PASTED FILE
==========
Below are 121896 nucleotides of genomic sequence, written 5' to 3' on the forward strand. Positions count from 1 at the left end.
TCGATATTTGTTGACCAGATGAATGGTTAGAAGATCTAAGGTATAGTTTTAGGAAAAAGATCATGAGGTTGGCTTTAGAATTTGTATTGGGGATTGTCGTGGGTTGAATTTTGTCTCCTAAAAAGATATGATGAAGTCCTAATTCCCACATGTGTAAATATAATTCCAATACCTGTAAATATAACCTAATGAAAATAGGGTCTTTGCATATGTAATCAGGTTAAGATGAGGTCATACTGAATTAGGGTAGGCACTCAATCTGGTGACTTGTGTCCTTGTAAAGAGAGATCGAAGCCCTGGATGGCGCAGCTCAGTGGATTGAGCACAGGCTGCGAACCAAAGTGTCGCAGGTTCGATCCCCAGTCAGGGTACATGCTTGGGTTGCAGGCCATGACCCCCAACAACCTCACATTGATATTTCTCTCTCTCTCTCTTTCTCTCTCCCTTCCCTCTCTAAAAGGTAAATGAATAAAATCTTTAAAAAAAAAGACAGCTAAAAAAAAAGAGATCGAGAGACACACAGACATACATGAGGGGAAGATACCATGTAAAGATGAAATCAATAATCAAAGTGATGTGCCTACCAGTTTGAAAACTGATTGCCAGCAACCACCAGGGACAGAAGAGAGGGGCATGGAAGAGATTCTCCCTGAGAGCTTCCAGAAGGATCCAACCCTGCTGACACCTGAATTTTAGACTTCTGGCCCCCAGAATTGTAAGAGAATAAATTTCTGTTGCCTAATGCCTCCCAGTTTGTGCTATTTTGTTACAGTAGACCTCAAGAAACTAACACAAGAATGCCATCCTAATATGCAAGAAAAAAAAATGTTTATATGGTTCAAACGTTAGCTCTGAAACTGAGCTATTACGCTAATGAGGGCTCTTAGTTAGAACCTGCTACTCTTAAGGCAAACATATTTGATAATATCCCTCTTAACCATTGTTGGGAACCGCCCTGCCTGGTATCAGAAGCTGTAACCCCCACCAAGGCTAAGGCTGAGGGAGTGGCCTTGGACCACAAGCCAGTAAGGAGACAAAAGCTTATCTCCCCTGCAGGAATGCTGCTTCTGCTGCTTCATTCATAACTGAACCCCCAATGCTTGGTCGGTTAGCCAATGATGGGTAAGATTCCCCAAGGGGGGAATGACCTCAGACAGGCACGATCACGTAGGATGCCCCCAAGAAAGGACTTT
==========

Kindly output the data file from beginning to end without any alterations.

Below are 121896 nucleotides of genomic sequence, written 5' to 3' on the forward strand. Positions count from 1 at the left end.
TCGATATTTGTTGACCAGATGAATGGTTAGAAGATCTAAGGTATAGTTTTAGGAAAAAGATCATGAGGTTGGCTTTAGAATTTGTATTGGGGATTGTCGTGGGTTGAATTTTGTCTCCTAAAAAGATATGATGAAGTCCTAATTCCCACATGTGTAAATATAATTCCAATACCTGTAAATATAACCTAATGAAAATAGGGTCTTTGCATATGTAATCAGGTTAAGATGAGGTCATACTGAATTAGGGTAGGCACTCAATCTGGTGACTTGTGTCCTTGTAAAGAGAGATCGAAGCCCTGGATGGCGCAGCTCAGTGGATTGAGCACAGGCTGCGAACCAAAGTGTCGCAGGTTCGATCCCCAGTCAGGGTACATGCTTGGGTTGCAGGCCATGACCCCCAACAACCTCACATTGATATTTCTCTCTCTCTCTCTTTCTCTCTCCCTTCCCTCTCTAAAAGGTAAATGAATAAAATCTTTAAAAAAAAAGACAGCTAAAAAAAAAGAGATCGAGAGACACACAGACATACATGAGGGGAAGATACCATGTAAAGATGAAATCAATAATCAAAGTGATGTGCCTACCAGTTTGAAAACTGATTGCCAGCAACCACCAGGGACAGAAGAGAGGGGCATGGAAGAGATTCTCCCTGAGAGCTTCCAGAAGGATCCAACCCTGCTGACACCTGAATTTTAGACTTCTGGCCCCCAGAATTGTAAGAGAATAAATTTCTGTTGCCTAATGCCTCCCAGTTTGTGCTATTTTGTTACAGTAGACCTCAAGAAACTAACACAAGAATGCCATCCTAATATGCAAGAAAAAAAAATGTTTATATGGTTCAAACGTTAGCTCTGAAACTGAGCTATTACGCTAATGAGGGCTCTTAGTTAGAACCTGCTACTCTTAAGGCAAACATATTTGATAATATCCCTCTTAACCATTGTTGGGAACCGCCCTGCCTGGTATCAGAAGCTGTAACCCCCACCAAGGCTAAGGCTGAGGGAGTGGCCTTGGACCACAAGCCAGTAAGGAGACAAAAGCTTATCTCCCCTGCAGGAATGCTGCTTCTGCTGCTTCATTCATAACTGAACCCCCAATGCTTGGTCGGTTAGCCAATGATGGGTAAGATTCCCCAAGGGGGGAATGACCTCAGACAGGCACGATCACGTAGGATGCCCCCAAGAAAGGACTTT